#AceWorldNews says that on March 9, legendary Soviet cosmonaut Yury Gagarin, the first man in space, would have turned 80.
His 108-minute epic orbital flight on April 12, 1961 ushered in the era of space exploration – and his charming smile became its symbol.
Blasting into space aboard Soviet rocket Vostok One, Gagarin also blasted into the history of mankind. He returned to Earth as an international hero, proving that a human can indeed fly to the stars.
One of the most famous people on the planet, he remains a much loved and respected figure in Russia. For many, Gagarin is the symbol and pride of the Soviet epoch; the epoch that was not all about the Cold War, Communist ideology, and the Iron Curtain, but also about scientific, engineering, and technical progress and achievements – something that some Soviet-born people still feel nostalgic for in the new era, where market and money rule the game.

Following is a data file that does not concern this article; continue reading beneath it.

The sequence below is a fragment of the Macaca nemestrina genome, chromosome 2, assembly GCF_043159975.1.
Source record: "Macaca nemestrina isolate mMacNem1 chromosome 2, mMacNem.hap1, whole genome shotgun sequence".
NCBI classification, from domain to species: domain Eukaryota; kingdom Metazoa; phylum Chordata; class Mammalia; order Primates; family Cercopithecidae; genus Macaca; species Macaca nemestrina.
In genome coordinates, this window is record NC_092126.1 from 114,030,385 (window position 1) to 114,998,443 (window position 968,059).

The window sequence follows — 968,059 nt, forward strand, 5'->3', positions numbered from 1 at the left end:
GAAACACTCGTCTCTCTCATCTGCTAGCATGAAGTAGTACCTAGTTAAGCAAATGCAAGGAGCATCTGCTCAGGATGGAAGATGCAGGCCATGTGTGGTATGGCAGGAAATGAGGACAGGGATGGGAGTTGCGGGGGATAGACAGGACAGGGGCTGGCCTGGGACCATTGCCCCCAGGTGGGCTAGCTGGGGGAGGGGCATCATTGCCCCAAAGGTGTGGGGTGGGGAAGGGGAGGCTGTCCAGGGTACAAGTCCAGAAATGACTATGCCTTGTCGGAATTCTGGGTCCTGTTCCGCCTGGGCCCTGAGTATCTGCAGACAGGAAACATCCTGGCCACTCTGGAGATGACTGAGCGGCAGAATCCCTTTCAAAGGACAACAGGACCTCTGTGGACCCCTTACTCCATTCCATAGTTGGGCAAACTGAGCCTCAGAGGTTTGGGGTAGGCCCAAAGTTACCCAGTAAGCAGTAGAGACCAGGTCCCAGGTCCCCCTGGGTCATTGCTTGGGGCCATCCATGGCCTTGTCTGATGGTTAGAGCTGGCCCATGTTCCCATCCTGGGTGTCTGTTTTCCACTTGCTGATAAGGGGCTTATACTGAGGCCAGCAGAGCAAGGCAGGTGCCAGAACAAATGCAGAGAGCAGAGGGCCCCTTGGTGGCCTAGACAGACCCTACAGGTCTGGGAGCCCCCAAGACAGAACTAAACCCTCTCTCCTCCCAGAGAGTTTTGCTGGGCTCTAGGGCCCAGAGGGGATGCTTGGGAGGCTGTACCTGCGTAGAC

Yury Gagarin was born into a poor family on a collective farm on March 9, 1934 in the village of Klushino, near Gzhatsk (now called Gagarin in his honour) in the Smolensk region. In 1941, just as Yury entered secondary school, the village was occupied by Nazi forces who shipped his elder brother and sister to labour camps in Germany.
Courtesy of RT News